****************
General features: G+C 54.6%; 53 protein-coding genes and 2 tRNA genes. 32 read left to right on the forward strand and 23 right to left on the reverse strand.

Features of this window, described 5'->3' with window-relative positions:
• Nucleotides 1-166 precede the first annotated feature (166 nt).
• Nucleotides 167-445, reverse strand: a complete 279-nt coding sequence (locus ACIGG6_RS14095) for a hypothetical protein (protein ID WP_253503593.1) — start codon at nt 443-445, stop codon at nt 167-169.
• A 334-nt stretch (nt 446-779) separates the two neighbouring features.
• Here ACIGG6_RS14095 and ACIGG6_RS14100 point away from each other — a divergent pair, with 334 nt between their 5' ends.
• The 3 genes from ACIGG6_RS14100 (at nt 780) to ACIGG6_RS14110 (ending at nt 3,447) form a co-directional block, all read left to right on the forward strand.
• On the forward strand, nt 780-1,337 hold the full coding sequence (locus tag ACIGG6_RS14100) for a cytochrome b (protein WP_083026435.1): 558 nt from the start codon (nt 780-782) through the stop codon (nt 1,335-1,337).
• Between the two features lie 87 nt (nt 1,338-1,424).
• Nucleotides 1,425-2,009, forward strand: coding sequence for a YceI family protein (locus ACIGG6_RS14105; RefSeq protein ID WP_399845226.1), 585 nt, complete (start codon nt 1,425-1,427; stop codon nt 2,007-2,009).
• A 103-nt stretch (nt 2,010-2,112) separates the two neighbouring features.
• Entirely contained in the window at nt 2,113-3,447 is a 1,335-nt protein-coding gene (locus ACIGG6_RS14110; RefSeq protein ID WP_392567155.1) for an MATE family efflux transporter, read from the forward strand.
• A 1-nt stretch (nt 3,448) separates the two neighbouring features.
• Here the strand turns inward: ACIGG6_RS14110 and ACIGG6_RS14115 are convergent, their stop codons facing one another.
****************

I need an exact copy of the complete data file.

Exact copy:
General features: G+C 54.6%; 53 protein-coding genes and 2 tRNA genes. 32 read left to right on the forward strand and 23 right to left on the reverse strand.

Features of this window, described 5'->3' with window-relative positions:
• Nucleotides 1-166 precede the first annotated feature (166 nt).
• Nucleotides 167-445, reverse strand: a complete 279-nt coding sequence (locus ACIGG6_RS14095) for a hypothetical protein (protein ID WP_253503593.1) — start codon at nt 443-445, stop codon at nt 167-169.
• A 334-nt stretch (nt 446-779) separates the two neighbouring features.
• Here ACIGG6_RS14095 and ACIGG6_RS14100 point away from each other — a divergent pair, with 334 nt between their 5' ends.
• The 3 genes from ACIGG6_RS14100 (at nt 780) to ACIGG6_RS14110 (ending at nt 3,447) form a co-directional block, all read left to right on the forward strand.
• On the forward strand, nt 780-1,337 hold the full coding sequence (locus tag ACIGG6_RS14100) for a cytochrome b (protein WP_083026435.1): 558 nt from the start codon (nt 780-782) through the stop codon (nt 1,335-1,337).
• Between the two features lie 87 nt (nt 1,338-1,424).
• Nucleotides 1,425-2,009, forward strand: coding sequence for a YceI family protein (locus ACIGG6_RS14105; RefSeq protein ID WP_399845226.1), 585 nt, complete (start codon nt 1,425-1,427; stop codon nt 2,007-2,009).
• A 103-nt stretch (nt 2,010-2,112) separates the two neighbouring features.
• Entirely contained in the window at nt 2,113-3,447 is a 1,335-nt protein-coding gene (locus ACIGG6_RS14110; RefSeq protein ID WP_392567155.1) for an MATE family efflux transporter, read from the forward strand.
• A 1-nt stretch (nt 3,448) separates the two neighbouring features.
• Here the strand turns inward: ACIGG6_RS14110 and ACIGG6_RS14115 are convergent, their stop codons facing one another.